Therapist. The therapist can also give you an initial assessment of your 
condition. Just as with getting an Occupational Therapy assessment, your 
yielded results will be written into an intervention program that is 
tailored for you. Then you can arrange for therapy and treatment 
sessions to start your intervention. 

Speech and language therapy is considered to be one of the major 
intervention programs that people with dyslexia can have. The therapy 
mainly focuses on language problems, which is the main concern of the 
condition. 

Here, the assessment results already identify what your weaknesses are. 
The therapist then, automatically devices an intervention program for 
you to cope up with these specific problems.

Usually, after you get an assessment from an EP or Specialist Teacher, 
they would recommend you to see a speech and language pathologist to 
undergo intervention. If they observe that you also have problems with 
movement, then they would also require you to see an Occupational 
Therapist.

Modern Technology And Adult Dyslexia

Modern technology has wonderfully developed through the years of 
intensive research and testing. The efforts of these researches have not 
come to waste since now the products are used to help people cope up 
with their disabilities and difficulties, whether acquired or natural.

Nowadays, you use a number of accessible devices that could practically 
help you with your difficulties. However, which specific device to use 
would highly depend on your condition's nature and severity.

Devices For Spelling And Grammar

If spelling and grammar are your major problem areas, modern technology 
has something to offer you. There are now devices that have spell-
checkers to correct your spelling, and grammar checkers for your grammar 
correction. 

Additionally, most of the modern computers now also have these kinds of 
features, which can be invaluable to you. Such features work by showing 
you your spelling and grammar mistakes and by providing you with the 
correct form while giving you the option to change what you have already 
written.

Electronic Dictionaries 

Electronic dictionaries are similar to conventional ones, only that 
they are somewhat easier to use and faster. This kind of device gives 
you word definitions, synonyms antonyms, and pronunciation.

This can also be helpful if you are learning a new language, since some 
can provide you translations too. Using one is pretty easy since all you 
have to do is type in the word and you can instantly see the vital 
information about the word.

Audio Machines
 
You can also use dictating machines to aid you with understanding what 
you are reading. Tape recorders are also useful, especially if you are 
studying and you're finding it hard to follow what your teacher is 
saying. In this way you can listen to what you have recorded, even after 
class hours.

 Audio-typing programs are also available. All you have to do is 
dictate the data that you want to be encoded, and your computer would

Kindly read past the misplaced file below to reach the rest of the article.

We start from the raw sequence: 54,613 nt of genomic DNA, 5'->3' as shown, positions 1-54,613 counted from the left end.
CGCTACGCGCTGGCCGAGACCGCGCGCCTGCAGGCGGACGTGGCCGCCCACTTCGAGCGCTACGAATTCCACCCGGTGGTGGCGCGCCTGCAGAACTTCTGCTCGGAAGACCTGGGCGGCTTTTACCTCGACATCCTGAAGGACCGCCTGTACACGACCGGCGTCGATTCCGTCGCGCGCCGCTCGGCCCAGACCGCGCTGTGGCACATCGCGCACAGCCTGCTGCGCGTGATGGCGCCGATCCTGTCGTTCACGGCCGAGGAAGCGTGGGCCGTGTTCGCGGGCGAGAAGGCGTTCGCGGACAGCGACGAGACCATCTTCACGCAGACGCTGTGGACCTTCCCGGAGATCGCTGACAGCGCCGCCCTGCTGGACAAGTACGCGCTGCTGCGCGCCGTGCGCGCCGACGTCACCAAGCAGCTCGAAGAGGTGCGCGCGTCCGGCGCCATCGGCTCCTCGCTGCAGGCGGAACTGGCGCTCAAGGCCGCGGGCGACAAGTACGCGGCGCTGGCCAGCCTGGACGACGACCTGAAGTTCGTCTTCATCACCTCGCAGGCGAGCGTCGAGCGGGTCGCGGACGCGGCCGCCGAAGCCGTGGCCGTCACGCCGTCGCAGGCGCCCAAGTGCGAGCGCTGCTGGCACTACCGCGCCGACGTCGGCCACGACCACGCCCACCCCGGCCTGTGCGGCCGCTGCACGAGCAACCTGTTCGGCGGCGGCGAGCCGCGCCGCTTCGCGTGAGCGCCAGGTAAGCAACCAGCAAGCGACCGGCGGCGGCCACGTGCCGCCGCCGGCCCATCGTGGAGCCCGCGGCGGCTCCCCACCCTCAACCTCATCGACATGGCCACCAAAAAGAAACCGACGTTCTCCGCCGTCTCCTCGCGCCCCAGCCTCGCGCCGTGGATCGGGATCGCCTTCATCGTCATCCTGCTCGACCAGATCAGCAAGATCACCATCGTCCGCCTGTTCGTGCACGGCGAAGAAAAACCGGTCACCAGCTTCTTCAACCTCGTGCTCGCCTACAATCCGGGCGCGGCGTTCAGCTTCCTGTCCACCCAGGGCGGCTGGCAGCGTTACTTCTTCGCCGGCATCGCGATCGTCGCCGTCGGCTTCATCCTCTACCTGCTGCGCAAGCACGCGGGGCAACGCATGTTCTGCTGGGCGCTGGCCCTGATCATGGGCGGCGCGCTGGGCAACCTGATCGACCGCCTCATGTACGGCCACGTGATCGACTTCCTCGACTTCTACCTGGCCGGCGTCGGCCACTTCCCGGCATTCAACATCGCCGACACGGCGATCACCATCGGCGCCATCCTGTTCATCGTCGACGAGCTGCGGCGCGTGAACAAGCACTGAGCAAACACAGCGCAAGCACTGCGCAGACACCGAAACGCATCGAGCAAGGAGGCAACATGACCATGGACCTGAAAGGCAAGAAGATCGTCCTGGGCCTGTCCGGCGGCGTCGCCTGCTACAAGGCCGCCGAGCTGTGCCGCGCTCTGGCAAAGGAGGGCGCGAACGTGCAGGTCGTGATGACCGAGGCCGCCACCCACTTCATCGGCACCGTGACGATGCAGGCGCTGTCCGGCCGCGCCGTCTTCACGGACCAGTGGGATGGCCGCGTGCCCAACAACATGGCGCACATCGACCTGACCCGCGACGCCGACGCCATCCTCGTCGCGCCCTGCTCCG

automatically do the encoding.

Text to speech programs are somewhat similar, only that they work the 
other way around. Here you can hear the encoded data on your computer by 
clicking on a button that would let the computer speak out the data.
 
Calculators

Even normal people benefit from this machine; for dyslexia that has 
numbers as the waterloo, a calculator is obviously of great help.         

Memory telephones 

Since short-term memory is a big problem for dyslexics, remembering 
phone numbers can already be a tedious task for you. So to save you from 
this endeavor, you can make us of memory telephones that have the 
feature of storing phone numbers and automatically dialing them.
 
Electronic Organizers 

Time management, scheduling and organizing are some of the other 
problem areas that dyslexics face. That is why you can try using 
electronic organizers to help you with your schedule. These can be 
useful by reminding you about your appointments, deadlines and meetings. 
You can also use it to list down some tasks that you have to complete 
for the day.

Voice-activated Computers  

Another great tool would be voice activated computers. Here there's no 
need for typing of any sort of data. You can control the whole computer 
just by dictating your commands. You can also dictate any information 
that you want to be encoded in your computer's word processing program. 
However, this kind of gadget can cost you a lot.

Is It Really Dyslexia?

Dyslexia is one of the many learning disabilities that have an effect 
on language, and the acquisition of new knowledge. However, if you 
suspect that you have this condition, you should get a formal 
assessment. This is because; dyslexia can be mistaken for other learning 
disabilities that are related with it.

Here are some of the general symptoms that you have dyslexia and some 
of the related conditions that can be mistaken for it.

It Is Dyslexia!

When you have dyslexia, you may generally have some difficulty with the 
use of oral language. If possible, ask your parents or some relatives 
present during your childhood, whether you were a late talker or not. If 
they say yes, then this can be one sign of dyslexia. However, it can 
still be some other condition such as language delay. 

Another characteristic would be difficulty in pronouncing words. Also, 
you may find it hard to acquire new vocabulary and use appropriate